EPA Unveils Funding Available to States, Tribes and Territories Through the Infrastructure Investment & Jobs Act

On December 2, 2021, the U.S. Environmental Protection Agency (the “EPA”) provided details on the billions of dollars in funding available to states, tribes and territories through the Infrastructure Investment & Jobs Act, including money to strengthen clean water and drinking water systems. In total, $7.4 billion is allocated for water infrastructure projects for 2022, with almost half of the funding available through grants and principal forgiveness loans. Over the next five years, nearly $44 billion will be made available – the single largest federal contribution to water infrastructure ever made, according to the EPA.

In a letter sent to the governors of each state, commonwealth, and territory, EPA Administrator Michael S. Regan detailed the funds made available to each state. In New England, Massachusetts will receive $188 million, while Rhode Island and Connecticut will receive $66 million and $76 million, respectively. In the Mid-Atlantic, New York will receive $428 million, New Jersey will receive $146 million, Pennsylvania will receive $240 million and Maryland will receive $144 million. The majority of the federal funding will be accessible to states through State Revolving Funds, which provide low-cost financing and grants to eligible projects.

State Revolving Funds are federal programs that are administered by the EPA and provide financial assistance to states for water infrastructure projects. The Drinking Water State Revolving Fund (“DWSRF”) was established through the Safe Water Drinking Act – an act that regulates the public’s drinking water – and provides much needed assistance for improving drinking water treatment technology, replacing outdated pipes, constructing water storage tanks and other water related projects required to protect the public welfare. Through the DWSRF, financial assistance may be in the form of loans, refinancing of existing loans, guaranteeing local debt and purchasing of bond insurance.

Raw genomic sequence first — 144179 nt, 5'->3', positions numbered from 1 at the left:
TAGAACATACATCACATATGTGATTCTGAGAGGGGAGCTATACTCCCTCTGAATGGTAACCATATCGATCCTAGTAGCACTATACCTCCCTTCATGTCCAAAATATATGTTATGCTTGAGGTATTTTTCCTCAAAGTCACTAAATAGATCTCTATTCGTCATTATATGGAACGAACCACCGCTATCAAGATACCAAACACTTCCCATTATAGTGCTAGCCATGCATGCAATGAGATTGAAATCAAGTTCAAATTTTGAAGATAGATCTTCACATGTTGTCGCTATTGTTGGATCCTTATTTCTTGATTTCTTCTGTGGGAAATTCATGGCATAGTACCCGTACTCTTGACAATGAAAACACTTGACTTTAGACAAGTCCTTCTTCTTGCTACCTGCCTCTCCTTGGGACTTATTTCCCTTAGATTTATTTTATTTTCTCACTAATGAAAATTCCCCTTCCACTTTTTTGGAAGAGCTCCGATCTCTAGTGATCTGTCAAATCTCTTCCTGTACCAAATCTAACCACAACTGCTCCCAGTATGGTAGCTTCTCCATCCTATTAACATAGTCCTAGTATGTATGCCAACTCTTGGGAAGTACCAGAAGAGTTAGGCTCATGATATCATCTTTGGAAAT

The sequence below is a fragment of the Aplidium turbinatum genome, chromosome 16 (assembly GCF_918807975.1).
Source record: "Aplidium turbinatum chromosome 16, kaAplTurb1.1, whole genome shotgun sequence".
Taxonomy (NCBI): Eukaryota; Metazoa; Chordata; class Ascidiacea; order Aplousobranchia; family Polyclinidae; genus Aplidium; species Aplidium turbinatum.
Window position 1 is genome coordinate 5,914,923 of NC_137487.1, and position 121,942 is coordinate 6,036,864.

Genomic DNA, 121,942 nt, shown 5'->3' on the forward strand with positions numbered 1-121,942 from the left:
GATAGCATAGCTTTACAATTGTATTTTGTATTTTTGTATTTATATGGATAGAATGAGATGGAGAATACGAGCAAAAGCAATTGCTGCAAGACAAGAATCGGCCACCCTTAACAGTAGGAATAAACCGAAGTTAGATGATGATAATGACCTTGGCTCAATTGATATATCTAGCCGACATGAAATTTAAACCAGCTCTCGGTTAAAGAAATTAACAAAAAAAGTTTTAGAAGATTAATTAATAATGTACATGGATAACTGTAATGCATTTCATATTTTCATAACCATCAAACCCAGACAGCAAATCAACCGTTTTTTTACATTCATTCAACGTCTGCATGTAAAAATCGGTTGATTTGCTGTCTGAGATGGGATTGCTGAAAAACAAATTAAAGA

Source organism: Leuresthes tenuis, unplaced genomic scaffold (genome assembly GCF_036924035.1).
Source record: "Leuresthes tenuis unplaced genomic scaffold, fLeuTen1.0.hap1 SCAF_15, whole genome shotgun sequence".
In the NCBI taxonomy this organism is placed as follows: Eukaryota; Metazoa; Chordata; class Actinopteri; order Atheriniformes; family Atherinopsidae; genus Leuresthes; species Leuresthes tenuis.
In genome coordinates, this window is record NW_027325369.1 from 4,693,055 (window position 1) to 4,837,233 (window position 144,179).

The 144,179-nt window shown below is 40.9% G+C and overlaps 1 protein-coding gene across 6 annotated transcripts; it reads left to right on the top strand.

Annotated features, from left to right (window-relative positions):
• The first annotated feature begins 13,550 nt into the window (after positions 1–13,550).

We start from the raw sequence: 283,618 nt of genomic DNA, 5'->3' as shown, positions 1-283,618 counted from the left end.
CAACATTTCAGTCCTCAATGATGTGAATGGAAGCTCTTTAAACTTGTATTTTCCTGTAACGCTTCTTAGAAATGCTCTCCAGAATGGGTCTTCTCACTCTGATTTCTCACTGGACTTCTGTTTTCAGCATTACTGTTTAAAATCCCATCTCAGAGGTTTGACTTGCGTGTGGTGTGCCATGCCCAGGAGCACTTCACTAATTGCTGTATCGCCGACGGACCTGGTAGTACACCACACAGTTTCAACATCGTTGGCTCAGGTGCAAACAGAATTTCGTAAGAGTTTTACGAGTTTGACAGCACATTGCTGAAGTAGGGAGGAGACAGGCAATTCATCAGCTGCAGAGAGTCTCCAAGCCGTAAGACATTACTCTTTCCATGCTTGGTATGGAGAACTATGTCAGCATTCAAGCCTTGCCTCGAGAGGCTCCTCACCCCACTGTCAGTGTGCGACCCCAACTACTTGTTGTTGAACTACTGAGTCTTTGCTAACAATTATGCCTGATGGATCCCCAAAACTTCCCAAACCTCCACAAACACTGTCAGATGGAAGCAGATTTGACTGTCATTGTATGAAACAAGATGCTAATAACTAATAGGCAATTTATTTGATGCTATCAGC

In addition to the DWSRF, the Clean Water State Revolving Fund (“CWSRF”) was established through amendments to the Clean Water Act, an act that regulates discharges in U.S. waters. The CWSRF allows states, tribes and territories to tackle water quality concerns by providing financial assistance for storm water and wastewater projects. Eligible projects for CWSRF funding include construction of wastewater facilities, creation of green infrastructure and control of nonpoint source pollution. Similar to the DWSRF, the CWSRF provides assistance through loans and other financial mechanisms.

The funding granted by the EPA will be divided between each state, tribe, and territory DWSRF and CWSRF. The EPA detailed the estimated contribution for each State Revolving Fund, with a large portion of the funds to be used for replacement of lead service lines and to address emerging contaminants, such as Perfluoroalkyl and Polyfluoroalkyl (“PFAS”). Lead and PFAS are both associated with health risks if the chemicals are ingested in high doses and in instances of prolonged exposure. A comprehensive federal regulatory scheme was created to limit the discharge and consumption of lead, however, no regulatory scheme currently exists for PFAS. To address PFAS, the EPA is developing a new drinking water regulation under the Safe Drinking Water Act. The EPA also released a PFAS strategic roadmap with three goals: understand how PFAS exposure affects human health; prevent harmful levels of PFAS from entering water, land and air; and to remediate PFAS contaminated sites. The money available through State Revolving Funds will assist states, tribes and territories in addressing issues associated with lead pipes and PFAS contamination.

Recently, New York Governor Hochul announced that more than $33 million of the funds granted to New York would be used to address emerging contaminants in Nassau and Suffolk County. In a press release, the Governor stated that $115 million in grants and financing from the DWSRF and CWSRF were approved to fund water infrastructure projects throughout the state. Eligible municipalities throughout New York and around the county are set to benefit as they look to upgrade their water infrastructure.

For additional information regarding the funds available for water infrastructure projects, please contact West Group Law at 914-898-2400.